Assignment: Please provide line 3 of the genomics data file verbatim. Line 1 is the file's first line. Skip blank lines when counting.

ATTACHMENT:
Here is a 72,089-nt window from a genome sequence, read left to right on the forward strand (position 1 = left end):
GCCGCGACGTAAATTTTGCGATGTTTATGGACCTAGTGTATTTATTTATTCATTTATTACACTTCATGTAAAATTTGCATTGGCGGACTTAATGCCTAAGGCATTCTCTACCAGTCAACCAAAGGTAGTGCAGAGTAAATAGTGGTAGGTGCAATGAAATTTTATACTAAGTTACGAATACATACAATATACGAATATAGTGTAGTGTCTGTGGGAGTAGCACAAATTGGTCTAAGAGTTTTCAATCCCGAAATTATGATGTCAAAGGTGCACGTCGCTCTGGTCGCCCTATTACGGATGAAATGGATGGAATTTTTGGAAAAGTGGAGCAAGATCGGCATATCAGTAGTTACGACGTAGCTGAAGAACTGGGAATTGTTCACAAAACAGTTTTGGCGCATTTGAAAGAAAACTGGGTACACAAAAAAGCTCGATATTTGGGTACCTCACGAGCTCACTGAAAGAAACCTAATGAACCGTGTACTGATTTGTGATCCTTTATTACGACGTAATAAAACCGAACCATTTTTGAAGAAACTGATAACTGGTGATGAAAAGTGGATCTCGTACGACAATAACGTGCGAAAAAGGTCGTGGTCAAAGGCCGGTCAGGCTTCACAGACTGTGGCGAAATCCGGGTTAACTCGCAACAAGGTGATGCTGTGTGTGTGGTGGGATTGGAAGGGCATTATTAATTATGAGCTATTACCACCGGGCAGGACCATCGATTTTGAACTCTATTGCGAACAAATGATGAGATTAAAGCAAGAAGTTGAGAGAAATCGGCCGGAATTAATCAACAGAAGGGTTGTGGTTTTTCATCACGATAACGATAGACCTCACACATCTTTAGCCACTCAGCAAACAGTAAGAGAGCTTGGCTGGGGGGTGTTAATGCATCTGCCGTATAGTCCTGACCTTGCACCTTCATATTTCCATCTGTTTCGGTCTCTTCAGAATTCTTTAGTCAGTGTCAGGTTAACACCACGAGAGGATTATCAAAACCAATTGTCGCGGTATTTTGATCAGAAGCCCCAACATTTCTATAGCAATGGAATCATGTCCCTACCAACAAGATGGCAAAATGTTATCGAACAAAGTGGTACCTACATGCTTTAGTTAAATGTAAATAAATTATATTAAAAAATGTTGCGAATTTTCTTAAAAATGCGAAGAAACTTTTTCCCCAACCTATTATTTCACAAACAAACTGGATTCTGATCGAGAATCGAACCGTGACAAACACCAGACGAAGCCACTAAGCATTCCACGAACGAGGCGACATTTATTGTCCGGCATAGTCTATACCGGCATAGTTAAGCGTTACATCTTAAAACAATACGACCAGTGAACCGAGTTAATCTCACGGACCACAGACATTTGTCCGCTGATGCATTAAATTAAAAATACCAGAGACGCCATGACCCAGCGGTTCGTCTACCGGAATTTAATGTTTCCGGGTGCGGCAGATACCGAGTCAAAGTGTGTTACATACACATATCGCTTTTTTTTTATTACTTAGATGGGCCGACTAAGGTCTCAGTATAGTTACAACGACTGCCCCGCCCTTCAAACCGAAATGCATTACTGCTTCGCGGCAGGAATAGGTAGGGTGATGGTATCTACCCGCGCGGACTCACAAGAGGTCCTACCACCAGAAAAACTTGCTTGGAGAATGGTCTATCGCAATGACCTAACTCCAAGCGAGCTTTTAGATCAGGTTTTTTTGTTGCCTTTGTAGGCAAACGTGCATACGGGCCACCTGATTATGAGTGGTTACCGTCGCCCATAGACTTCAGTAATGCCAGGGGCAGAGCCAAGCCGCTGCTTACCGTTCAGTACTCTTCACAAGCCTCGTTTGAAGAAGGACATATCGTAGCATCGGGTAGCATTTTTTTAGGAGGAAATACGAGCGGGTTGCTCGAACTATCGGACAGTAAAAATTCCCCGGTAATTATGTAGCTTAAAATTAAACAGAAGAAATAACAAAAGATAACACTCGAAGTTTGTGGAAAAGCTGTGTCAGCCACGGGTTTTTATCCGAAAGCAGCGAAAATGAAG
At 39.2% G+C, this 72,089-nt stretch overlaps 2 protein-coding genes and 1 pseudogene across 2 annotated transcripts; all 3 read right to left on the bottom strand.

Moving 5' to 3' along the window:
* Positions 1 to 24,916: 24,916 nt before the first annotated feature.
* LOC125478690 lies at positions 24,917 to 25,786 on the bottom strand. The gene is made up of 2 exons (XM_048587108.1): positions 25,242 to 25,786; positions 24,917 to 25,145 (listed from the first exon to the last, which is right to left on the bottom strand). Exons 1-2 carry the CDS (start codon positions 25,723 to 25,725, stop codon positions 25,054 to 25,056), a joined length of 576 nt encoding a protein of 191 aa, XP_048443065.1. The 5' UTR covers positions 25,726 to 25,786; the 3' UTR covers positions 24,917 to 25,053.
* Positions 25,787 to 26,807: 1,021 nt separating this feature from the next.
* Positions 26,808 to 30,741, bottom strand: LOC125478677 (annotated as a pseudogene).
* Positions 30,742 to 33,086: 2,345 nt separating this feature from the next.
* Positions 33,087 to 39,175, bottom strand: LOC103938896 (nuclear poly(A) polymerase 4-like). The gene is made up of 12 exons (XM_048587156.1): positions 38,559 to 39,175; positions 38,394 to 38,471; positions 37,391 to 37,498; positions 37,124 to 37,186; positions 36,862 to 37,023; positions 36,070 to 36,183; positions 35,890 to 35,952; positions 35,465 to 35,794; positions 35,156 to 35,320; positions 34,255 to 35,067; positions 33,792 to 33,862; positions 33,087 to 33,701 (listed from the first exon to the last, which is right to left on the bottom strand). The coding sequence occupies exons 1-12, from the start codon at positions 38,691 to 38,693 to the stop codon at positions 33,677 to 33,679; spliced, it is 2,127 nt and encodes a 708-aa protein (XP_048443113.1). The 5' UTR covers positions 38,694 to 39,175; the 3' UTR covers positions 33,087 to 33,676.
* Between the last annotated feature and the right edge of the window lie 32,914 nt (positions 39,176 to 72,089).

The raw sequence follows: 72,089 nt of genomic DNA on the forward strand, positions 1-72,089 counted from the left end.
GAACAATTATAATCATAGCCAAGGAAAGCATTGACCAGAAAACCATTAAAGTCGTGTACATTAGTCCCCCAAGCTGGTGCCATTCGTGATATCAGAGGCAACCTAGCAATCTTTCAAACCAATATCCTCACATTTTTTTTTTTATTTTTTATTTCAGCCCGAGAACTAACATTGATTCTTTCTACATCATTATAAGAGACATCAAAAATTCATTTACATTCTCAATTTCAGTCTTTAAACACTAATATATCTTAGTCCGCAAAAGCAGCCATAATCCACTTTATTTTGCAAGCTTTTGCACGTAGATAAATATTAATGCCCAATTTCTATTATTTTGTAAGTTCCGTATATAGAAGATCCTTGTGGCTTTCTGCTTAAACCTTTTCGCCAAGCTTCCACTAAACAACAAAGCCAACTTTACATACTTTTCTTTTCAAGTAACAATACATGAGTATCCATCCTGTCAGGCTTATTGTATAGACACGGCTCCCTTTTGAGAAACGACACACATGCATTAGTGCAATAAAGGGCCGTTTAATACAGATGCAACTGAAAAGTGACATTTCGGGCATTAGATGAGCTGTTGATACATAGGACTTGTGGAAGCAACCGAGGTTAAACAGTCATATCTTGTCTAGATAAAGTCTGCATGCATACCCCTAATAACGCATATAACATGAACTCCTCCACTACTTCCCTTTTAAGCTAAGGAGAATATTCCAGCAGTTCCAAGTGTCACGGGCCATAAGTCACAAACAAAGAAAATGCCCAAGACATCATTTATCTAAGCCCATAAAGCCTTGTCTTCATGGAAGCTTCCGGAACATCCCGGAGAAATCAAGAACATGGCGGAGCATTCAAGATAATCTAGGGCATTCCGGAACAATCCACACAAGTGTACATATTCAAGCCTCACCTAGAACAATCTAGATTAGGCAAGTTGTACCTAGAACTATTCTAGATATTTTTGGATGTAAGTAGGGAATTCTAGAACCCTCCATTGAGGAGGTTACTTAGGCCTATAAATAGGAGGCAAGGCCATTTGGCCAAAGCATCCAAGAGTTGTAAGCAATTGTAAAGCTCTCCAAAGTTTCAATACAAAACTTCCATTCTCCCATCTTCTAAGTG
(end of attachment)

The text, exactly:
At 39.2% G+C, this 72,089-nt stretch overlaps 2 protein-coding genes and 1 pseudogene across 2 annotated transcripts; all 3 read right to left on the bottom strand.